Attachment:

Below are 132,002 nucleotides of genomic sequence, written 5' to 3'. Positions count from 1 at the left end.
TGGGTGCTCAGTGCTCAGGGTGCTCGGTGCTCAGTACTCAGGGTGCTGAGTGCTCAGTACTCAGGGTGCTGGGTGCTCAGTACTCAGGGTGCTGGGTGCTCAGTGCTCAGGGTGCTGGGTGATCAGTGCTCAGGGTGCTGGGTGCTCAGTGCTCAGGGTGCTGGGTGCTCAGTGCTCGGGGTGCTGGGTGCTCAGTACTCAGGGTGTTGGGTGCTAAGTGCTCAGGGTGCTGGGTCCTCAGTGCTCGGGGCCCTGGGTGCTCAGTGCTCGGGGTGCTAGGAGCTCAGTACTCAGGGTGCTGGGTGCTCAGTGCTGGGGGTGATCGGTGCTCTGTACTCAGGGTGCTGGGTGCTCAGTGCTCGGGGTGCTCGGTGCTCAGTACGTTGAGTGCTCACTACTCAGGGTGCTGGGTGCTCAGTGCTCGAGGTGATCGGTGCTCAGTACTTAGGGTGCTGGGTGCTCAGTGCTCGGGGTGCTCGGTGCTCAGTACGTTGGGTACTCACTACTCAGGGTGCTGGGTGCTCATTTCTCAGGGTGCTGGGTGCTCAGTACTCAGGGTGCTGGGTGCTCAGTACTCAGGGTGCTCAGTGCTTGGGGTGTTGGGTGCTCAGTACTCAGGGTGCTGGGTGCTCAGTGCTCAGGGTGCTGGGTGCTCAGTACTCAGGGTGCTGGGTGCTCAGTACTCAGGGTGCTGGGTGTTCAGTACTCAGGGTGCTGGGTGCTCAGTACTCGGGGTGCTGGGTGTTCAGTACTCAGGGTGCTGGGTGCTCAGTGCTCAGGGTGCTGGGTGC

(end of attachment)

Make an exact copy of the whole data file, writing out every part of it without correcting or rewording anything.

Below are 132,002 nucleotides of genomic sequence, written 5' to 3'. Positions count from 1 at the left end.
TGGGTGCTCAGTGCTCAGGGTGCTCGGTGCTCAGTACTCAGGGTGCTGAGTGCTCAGTACTCAGGGTGCTGGGTGCTCAGTACTCAGGGTGCTGGGTGCTCAGTGCTCAGGGTGCTGGGTGATCAGTGCTCAGGGTGCTGGGTGCTCAGTGCTCAGGGTGCTGGGTGCTCAGTGCTCGGGGTGCTGGGTGCTCAGTACTCAGGGTGTTGGGTGCTAAGTGCTCAGGGTGCTGGGTCCTCAGTGCTCGGGGCCCTGGGTGCTCAGTGCTCGGGGTGCTAGGAGCTCAGTACTCAGGGTGCTGGGTGCTCAGTGCTGGGGGTGATCGGTGCTCTGTACTCAGGGTGCTGGGTGCTCAGTGCTCGGGGTGCTCGGTGCTCAGTACGTTGAGTGCTCACTACTCAGGGTGCTGGGTGCTCAGTGCTCGAGGTGATCGGTGCTCAGTACTTAGGGTGCTGGGTGCTCAGTGCTCGGGGTGCTCGGTGCTCAGTACGTTGGGTACTCACTACTCAGGGTGCTGGGTGCTCATTTCTCAGGGTGCTGGGTGCTCAGTACTCAGGGTGCTGGGTGCTCAGTACTCAGGGTGCTCAGTGCTTGGGGTGTTGGGTGCTCAGTACTCAGGGTGCTGGGTGCTCAGTGCTCAGGGTGCTGGGTGCTCAGTACTCAGGGTGCTGGGTGCTCAGTACTCAGGGTGCTGGGTGTTCAGTACTCAGGGTGCTGGGTGCTCAGTACTCGGGGTGCTGGGTGTTCAGTACTCAGGGTGCTGGGTGCTCAGTGCTCAGGGTGCTGGGTGC